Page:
On Tuesday night, Yahoo! Sports’ investigative reporters Tim Brown and Jeff Passan reported that Braun’s name was included in a Miami-based Biogenesis clinic said to have distributed performance-enhancing drugs. The league has been investigating the clinic’s operator, Anthony Bosch, for his involvement in the dispersal.
Here is an excerpt from the story:
Three of the Biogenesis clinic records obtained by Yahoo! Sports show Braun’s name. Unlike the players named by the Miami New Times in its report that blew open the Biogenesis case, Braun’s name is not listed next to any specific PEDs.
He is on a list that includes Alex Rodriguez,Melky Cabrera and Cesar Carrillo, who the New Times reported received PEDs from Bosch. Also on the list are New York Yankees catcher Francisco Cervelli and Baltimore Orioles third baseman Danny Valencia, who weren’t listed near PEDs either. The record matches a document the New Times posted with Braun’s name redacted and Cervelli and Valencia’s cut off.
Representatives for Braun, Cervelli and Valencia did not return multiple phone messages left by Yahoo! Sports.
We will continue to relay information as it becomes available.
Catching up with Brewers Prospect Jimmy Nelson: A Pre-Spring Training Interview
For a minor league ballplayer, the journey to the promised land — breaking through to and remaining at the major-league level — is one filled with highs and lows, celebration and criticism, buildup and recession, and the like.
To be sure, it is an unique process very few are able to participate in.
Yet for as truly unique as the journey undoubtedly is, the values learned and virtues acquired along the way often parallel those in mainstream society: Hard work, determination and consistency eventually lead to success.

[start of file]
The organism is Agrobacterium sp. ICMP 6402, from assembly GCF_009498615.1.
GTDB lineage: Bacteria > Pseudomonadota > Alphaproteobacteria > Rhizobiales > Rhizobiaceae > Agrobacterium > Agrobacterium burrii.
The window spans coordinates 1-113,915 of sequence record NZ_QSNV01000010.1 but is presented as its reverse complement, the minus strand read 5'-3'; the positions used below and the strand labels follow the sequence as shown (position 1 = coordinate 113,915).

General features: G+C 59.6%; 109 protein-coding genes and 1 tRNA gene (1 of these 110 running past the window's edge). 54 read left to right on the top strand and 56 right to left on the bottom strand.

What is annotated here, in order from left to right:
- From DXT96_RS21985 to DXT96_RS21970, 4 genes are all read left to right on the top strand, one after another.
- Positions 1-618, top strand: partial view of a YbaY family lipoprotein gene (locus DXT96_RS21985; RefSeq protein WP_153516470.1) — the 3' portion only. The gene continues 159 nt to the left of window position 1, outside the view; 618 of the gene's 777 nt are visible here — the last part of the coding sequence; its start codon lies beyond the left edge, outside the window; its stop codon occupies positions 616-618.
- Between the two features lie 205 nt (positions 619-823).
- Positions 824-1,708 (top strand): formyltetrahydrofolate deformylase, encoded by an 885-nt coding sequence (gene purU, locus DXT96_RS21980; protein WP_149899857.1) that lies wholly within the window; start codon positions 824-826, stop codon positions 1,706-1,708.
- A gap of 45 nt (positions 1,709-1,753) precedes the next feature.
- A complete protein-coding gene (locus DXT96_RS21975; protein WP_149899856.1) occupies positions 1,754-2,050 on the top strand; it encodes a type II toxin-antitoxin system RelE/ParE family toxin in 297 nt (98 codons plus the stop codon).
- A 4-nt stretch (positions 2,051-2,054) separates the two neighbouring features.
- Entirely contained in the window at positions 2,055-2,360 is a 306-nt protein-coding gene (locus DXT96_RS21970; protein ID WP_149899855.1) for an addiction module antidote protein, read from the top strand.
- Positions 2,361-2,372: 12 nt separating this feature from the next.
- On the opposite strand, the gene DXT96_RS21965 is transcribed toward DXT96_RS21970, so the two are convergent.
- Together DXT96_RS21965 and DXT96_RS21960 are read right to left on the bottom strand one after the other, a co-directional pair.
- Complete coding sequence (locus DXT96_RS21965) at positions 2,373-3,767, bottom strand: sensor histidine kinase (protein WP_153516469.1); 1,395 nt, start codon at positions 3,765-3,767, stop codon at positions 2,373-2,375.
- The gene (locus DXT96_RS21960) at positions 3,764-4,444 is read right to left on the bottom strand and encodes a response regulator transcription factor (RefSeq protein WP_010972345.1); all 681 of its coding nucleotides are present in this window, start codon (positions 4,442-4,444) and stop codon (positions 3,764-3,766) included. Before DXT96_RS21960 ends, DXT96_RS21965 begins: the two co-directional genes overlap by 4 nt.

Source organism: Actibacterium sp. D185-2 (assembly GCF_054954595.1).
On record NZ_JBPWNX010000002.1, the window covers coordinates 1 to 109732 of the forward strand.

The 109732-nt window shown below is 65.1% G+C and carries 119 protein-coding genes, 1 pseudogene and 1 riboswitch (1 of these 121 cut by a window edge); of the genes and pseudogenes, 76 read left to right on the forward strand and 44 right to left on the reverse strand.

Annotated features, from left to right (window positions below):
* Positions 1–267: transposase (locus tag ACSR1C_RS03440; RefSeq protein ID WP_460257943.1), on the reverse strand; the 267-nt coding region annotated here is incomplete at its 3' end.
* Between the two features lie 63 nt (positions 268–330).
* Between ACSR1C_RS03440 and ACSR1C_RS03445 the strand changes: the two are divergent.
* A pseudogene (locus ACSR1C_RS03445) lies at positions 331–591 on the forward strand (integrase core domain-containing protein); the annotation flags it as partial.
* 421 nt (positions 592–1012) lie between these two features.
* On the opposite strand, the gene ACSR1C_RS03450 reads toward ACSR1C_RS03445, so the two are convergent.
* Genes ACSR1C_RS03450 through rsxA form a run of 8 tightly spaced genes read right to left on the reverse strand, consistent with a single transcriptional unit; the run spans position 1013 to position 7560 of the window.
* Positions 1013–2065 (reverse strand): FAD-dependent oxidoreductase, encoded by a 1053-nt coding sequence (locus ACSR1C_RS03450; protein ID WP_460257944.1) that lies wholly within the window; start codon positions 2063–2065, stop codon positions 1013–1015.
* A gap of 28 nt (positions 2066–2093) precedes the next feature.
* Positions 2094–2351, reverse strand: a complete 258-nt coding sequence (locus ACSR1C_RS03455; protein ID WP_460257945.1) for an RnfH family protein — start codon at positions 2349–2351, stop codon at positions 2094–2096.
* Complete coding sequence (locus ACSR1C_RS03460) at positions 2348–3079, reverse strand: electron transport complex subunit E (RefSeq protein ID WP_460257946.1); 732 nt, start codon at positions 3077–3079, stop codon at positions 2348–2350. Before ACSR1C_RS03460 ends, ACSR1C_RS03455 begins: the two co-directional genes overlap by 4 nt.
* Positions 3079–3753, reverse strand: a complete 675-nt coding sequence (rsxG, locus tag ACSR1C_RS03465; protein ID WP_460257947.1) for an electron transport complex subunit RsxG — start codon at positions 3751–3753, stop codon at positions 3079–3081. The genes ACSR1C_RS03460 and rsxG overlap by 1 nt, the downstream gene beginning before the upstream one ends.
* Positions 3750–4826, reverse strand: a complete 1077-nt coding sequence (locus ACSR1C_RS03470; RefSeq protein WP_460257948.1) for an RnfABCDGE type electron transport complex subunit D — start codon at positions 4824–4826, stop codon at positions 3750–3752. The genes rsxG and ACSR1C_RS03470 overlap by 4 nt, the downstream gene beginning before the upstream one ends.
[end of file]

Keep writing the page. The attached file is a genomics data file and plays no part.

These are just some of the values that Jimmy Nelson holds dear to him both on and off the mound.
Embarking on his fourth season as a valued pitching prospect in the Milwaukee Brewers minor league system, Nelson, 23, has become a standout prospect in the Brewers minor league organization since being drafted by the club in 2010.
He made his way to double-A ball midway through last season, going 2-4 with a 3.91 ERA and 1.54 WHIP while striking out nearly a batter per inning. Before that, he spent time with the organization’s rookie club in Helena, Mon., low-A team in Appleton, Wis., and high-A squad in Brevard, Fla.
Nelson this fall also participated in Major League Baseball’s Arizona Fall League, where he learned from new coaches and gained valuable experience against a handful of baseball’s top minor league prospects.
This year, the 6’6″, 240-pound Niceville, Fla., native is setting his expectations high, aiming to impress the coaching staff at spring training en route to hopefully making his debut with the Brewers by season’s end. And wouldn’t you know, he carries with him those same aforementioned virtues everyday, both on and off the mound.
I had the opportunity to catch up with Nelson earlier this week. Here is the full transcript of our conversation.
AD: How’s your offseason been, Jimmy?
JN: It’s been going very well. I’ve been working out at a place near Houston since November, and just getting ready for spring training.
AD: What’s a typical workout day for you?
JN: We get up and stretch around 10:00 A.M. and do our warm-up stuff and stretch out our shoulders. Then, we throw and lift, do our run, swim, do yoga. After that, you get to do whatever you want.
AD: Last year you got a call-up to double-A ball around mid-season. What was the transition like? Anything noticeable?
JN: Oh, man. That was definitely the biggest jump in my opinion. Going from rookie ball to low-A, and then low-A to high-A, things are relatively the same as far as competition.
Going to double-A, it’s like night and day. Hitters are much more patient, they know the strike-zone very well and the [strike] zone is a lot tighter. You’ve got guys that are older and know the game better, and just a lot of good players and prospects. You definitely need to step up your game and learn how to get guys out in different ways.
AD: Could you explain what you mean by “getting guys out in different ways” a bit more?
JN: Pitch sequences, learning the hitters better, adjusting to the hitter by what they’re giving you and what their swing. It’s all stuff that you and your catcher work on. At that level, catchers can tell by a hitter’s stance or swing what pitch you need to throw in certain situations.
AD: You went on the disabled list for a while last year. What exactly happened?
JN: When I was with Huntsville, I had three or four starts and then went on the disabled list for a month, and then I had three or four starts after that. But when I went on the DL I had shoulder fatigue and inflammation, so that needed some time so I could get where I wasn’t pitching through pain.
AD: What was the reason for the fatigue?